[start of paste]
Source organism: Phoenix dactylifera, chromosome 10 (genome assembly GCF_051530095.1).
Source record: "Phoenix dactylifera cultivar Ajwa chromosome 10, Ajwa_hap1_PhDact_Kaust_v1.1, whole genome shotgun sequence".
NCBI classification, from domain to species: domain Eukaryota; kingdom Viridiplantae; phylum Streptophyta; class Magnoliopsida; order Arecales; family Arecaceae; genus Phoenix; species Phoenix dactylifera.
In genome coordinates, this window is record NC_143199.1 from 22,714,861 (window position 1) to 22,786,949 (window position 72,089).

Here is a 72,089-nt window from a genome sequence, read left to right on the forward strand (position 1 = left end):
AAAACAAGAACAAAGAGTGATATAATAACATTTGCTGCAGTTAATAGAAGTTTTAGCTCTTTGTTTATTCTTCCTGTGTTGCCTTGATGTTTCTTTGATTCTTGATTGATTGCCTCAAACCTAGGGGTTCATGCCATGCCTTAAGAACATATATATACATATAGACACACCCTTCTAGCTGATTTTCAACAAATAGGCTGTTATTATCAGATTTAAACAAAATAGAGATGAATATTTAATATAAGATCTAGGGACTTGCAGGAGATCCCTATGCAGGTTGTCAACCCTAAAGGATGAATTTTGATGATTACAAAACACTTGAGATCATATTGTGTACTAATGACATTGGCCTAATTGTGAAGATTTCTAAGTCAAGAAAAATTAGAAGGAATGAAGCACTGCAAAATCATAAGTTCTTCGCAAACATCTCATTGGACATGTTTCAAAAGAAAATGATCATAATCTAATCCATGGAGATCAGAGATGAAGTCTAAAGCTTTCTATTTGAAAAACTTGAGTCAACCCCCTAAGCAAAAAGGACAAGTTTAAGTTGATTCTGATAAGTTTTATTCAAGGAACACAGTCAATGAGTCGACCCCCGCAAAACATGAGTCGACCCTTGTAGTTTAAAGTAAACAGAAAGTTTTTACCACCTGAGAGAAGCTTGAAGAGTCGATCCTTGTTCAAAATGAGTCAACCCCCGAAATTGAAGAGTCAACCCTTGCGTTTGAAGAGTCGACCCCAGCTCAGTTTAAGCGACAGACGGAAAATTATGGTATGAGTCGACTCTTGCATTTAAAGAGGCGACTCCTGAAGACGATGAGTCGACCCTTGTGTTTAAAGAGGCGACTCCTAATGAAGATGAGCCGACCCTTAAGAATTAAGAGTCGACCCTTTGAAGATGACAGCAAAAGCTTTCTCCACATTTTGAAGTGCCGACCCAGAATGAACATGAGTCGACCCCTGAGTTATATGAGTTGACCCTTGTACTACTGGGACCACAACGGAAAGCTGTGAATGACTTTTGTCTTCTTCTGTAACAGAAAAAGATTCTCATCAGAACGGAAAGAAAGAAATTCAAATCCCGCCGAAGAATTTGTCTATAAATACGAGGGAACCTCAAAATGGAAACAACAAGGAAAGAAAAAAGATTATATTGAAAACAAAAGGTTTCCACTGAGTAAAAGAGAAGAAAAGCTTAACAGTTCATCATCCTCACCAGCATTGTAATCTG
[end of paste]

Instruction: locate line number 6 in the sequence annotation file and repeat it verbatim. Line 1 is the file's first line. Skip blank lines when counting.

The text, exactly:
AAAACAAGAACAAAGAGTGATATAATAACATTTGCTGCAGTTAATAGAAGTTTTAGCTCTTTGTTTATTCTTCCTGTGTTGCCTTGATGTTTCTTTGATTCTTGATTGATTGCCTCAAACCTAGGGGTTCATGCCATGCCTTAAGAACATATATATACATATAGACACACCCTTCTAGCTGATTTTCAACAAATAGGCTGTTATTATCAGATTTAAACAAAATAGAGATGAATATTTAATATAAGATCTAGGGACTTGCAGGAGATCCCTATGCAGGTTGTCAACCCTAAAGGATGAATTTTGATGATTACAAAACACTTGAGATCATATTGTGTACTAATGACATTGGCCTAATTGTGAAGATTTCTAAGTCAAGAAAAATTAGAAGGAATGAAGCACTGCAAAATCATAAGTTCTTCGCAAACATCTCATTGGACATGTTTCAAAAGAAAATGATCATAATCTAATCCATGGAGATCAGAGATGAAGTCTAAAGCTTTCTATTTGAAAAACTTGAGTCAACCCCCTAAGCAAAAAGGACAAGTTTAAGTTGATTCTGATAAGTTTTATTCAAGGAACACAGTCAATGAGTCGACCCCCGCAAAACATGAGTCGACCCTTGTAGTTTAAAGTAAACAGAAAGTTTTTACCACCTGAGAGAAGCTTGAAGAGTCGATCCTTGTTCAAAATGAGTCAACCCCCGAAATTGAAGAGTCAACCCTTGCGTTTGAAGAGTCGACCCCAGCTCAGTTTAAGCGACAGACGGAAAATTATGGTATGAGTCGACTCTTGCATTTAAAGAGGCGACTCCTGAAGACGATGAGTCGACCCTTGTGTTTAAAGAGGCGACTCCTAATGAAGATGAGCCGACCCTTAAGAATTAAGAGTCGACCCTTTGAAGATGACAGCAAAAGCTTTCTCCACATTTTGAAGTGCCGACCCAGAATGAACATGAGTCGACCCCTGAGTTATATGAGTTGACCCTTGTACTACTGGGACCACAACGGAAAGCTGTGAATGACTTTTGTCTTCTTCTGTAACAGAAAAAGATTCTCATCAGAACGGAAAGAAAGAAATTCAAATCCCGCCGAAGAATTTGTCTATAAATACGAGGGAACCTCAAAATGGAAACAACAAGGAAAGAAAAAAGATTATATTGAAAACAAAAGGTTTCCACTGAGTAAAAGAGAAGAAAAGCTTAACAGTTCATCATCCTCACCAGCATTGTAATCTG